So much for, “I maintain it well because it is a leased car”, and so much for buying a car that had been a leased car…


#16

@ok4450 - I wasn’t being defensive. You had a suggestion and I responded to it. I should also clarify - I know the car was maintained properly because I leased it and had all maintenance done on schedule. I bought the lease out last month.


#17

Hey @VDCdriver and everyone else, thanks for all the suggestions. But I think we got off track because I miscommunicated :slight_smile: I’m not assuming anything about how my car was maintained. I leased it brand new and bought the lease out last month. I don’t know a ton about cars and I’m sure I could be better, but I have taken good care of it.

The irony is that I’ve always said I’d NEVER buy a car. I’m a serial leaser but this car has been great and the buyout price was low so I bought it. I got through an entire one month without problems. SO - the minute it’s fixed I’m trading it in and leasing something new.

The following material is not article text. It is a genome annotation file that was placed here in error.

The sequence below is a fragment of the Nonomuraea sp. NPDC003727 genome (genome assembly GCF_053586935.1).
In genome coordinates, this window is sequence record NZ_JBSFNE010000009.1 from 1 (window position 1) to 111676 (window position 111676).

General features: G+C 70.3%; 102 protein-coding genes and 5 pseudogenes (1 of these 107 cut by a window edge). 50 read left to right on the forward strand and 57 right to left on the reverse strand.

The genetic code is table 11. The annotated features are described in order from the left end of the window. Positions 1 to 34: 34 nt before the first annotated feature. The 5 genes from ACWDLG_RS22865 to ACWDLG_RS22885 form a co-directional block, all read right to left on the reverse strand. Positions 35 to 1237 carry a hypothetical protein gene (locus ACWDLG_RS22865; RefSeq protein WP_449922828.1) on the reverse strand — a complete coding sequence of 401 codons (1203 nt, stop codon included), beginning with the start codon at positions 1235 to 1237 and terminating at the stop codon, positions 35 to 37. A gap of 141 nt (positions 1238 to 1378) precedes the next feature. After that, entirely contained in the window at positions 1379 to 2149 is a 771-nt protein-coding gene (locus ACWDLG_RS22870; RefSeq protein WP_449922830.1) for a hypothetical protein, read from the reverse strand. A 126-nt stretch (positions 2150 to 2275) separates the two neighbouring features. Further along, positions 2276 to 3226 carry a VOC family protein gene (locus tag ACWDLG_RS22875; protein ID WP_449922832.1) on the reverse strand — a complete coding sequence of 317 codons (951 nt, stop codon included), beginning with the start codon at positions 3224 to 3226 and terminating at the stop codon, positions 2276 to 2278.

Also, I’m mostly convinced that the original shop is not at fault and this is just a bizarre coincidence.


#18

“I’m mostly convinced that the original shop is not at fault and this is just a bizarre coincidence.”

As I and a few others suggested, it is very possible that this is just an unfortunate coincidence.
Depending on exactly what the diagnosis turns out to be, you just might want to consider keeping the car for at least a couple of years. Selling a car at the first sign of trouble is not always the best course of action, especially if the problem turns out to be relatively minor.

Anyway…I would appreciate it if you followed-up with us, just so that we know what the VW dealer’s diagnosis turns out to be.


#19

@VDCdriver
They think it’s the timing chain - which is fortunately under warranty. So yep, nothing to do with the shop. I’m still thinking I’ll trade it in - seems like a big problem for a car with so few miles.


#20

You said warranty was expired. Now u do have timing belt/chain warranty?